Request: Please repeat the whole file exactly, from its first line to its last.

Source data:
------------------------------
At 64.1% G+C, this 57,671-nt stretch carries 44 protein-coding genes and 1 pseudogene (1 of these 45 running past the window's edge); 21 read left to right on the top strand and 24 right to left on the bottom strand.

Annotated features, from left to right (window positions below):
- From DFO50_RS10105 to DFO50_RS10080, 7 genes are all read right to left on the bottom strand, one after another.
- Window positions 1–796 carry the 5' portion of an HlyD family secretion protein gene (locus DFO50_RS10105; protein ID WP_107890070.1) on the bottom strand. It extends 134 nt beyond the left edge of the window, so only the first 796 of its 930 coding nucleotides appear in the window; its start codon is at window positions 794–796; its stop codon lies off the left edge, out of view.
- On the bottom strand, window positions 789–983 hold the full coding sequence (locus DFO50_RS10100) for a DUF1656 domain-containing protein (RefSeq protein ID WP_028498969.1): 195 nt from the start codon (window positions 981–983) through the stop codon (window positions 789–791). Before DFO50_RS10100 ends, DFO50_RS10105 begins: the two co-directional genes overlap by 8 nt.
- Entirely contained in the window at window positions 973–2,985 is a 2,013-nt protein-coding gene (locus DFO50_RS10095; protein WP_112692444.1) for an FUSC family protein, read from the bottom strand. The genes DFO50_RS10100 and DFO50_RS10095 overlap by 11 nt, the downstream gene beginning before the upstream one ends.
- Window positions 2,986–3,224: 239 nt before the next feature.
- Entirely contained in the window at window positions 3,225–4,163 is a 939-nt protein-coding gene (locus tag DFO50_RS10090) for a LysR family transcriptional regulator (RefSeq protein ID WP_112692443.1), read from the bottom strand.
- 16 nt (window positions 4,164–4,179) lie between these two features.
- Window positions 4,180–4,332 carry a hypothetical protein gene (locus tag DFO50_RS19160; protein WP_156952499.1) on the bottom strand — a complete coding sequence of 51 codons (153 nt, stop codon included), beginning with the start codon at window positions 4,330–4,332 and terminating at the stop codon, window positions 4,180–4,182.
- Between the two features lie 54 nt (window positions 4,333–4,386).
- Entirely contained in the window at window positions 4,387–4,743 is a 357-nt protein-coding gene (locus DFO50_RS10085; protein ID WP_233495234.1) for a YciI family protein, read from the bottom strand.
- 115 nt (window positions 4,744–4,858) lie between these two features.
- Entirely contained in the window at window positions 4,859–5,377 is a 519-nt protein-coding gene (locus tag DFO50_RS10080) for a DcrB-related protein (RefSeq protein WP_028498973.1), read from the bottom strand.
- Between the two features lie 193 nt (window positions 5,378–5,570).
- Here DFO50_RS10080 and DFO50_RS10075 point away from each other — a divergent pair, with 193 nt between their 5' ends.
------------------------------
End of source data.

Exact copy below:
At 64.1% G+C, this 57,671-nt stretch carries 44 protein-coding genes and 1 pseudogene (1 of these 45 running past the window's edge); 21 read left to right on the top strand and 24 right to left on the bottom strand.

Annotated features, from left to right (window positions below):
- From DFO50_RS10105 to DFO50_RS10080, 7 genes are all read right to left on the bottom strand, one after another.
- Window positions 1–796 carry the 5' portion of an HlyD family secretion protein gene (locus DFO50_RS10105; protein ID WP_107890070.1) on the bottom strand. It extends 134 nt beyond the left edge of the window, so only the first 796 of its 930 coding nucleotides appear in the window; its start codon is at window positions 794–796; its stop codon lies off the left edge, out of view.
- On the bottom strand, window positions 789–983 hold the full coding sequence (locus DFO50_RS10100) for a DUF1656 domain-containing protein (RefSeq protein ID WP_028498969.1): 195 nt from the start codon (window positions 981–983) through the stop codon (window positions 789–791). Before DFO50_RS10100 ends, DFO50_RS10105 begins: the two co-directional genes overlap by 8 nt.
- Entirely contained in the window at window positions 973–2,985 is a 2,013-nt protein-coding gene (locus DFO50_RS10095; protein WP_112692444.1) for an FUSC family protein, read from the bottom strand. The genes DFO50_RS10100 and DFO50_RS10095 overlap by 11 nt, the downstream gene beginning before the upstream one ends.
- Window positions 2,986–3,224: 239 nt before the next feature.
- Entirely contained in the window at window positions 3,225–4,163 is a 939-nt protein-coding gene (locus tag DFO50_RS10090) for a LysR family transcriptional regulator (RefSeq protein ID WP_112692443.1), read from the bottom strand.
- 16 nt (window positions 4,164–4,179) lie between these two features.
- Window positions 4,180–4,332 carry a hypothetical protein gene (locus tag DFO50_RS19160; protein WP_156952499.1) on the bottom strand — a complete coding sequence of 51 codons (153 nt, stop codon included), beginning with the start codon at window positions 4,330–4,332 and terminating at the stop codon, window positions 4,180–4,182.
- Between the two features lie 54 nt (window positions 4,333–4,386).
- Entirely contained in the window at window positions 4,387–4,743 is a 357-nt protein-coding gene (locus DFO50_RS10085; protein ID WP_233495234.1) for a YciI family protein, read from the bottom strand.
- 115 nt (window positions 4,744–4,858) lie between these two features.
- Entirely contained in the window at window positions 4,859–5,377 is a 519-nt protein-coding gene (locus tag DFO50_RS10080) for a DcrB-related protein (RefSeq protein WP_028498973.1), read from the bottom strand.
- Between the two features lie 193 nt (window positions 5,378–5,570).
- Here DFO50_RS10080 and DFO50_RS10075 point away from each other — a divergent pair, with 193 nt between their 5' ends.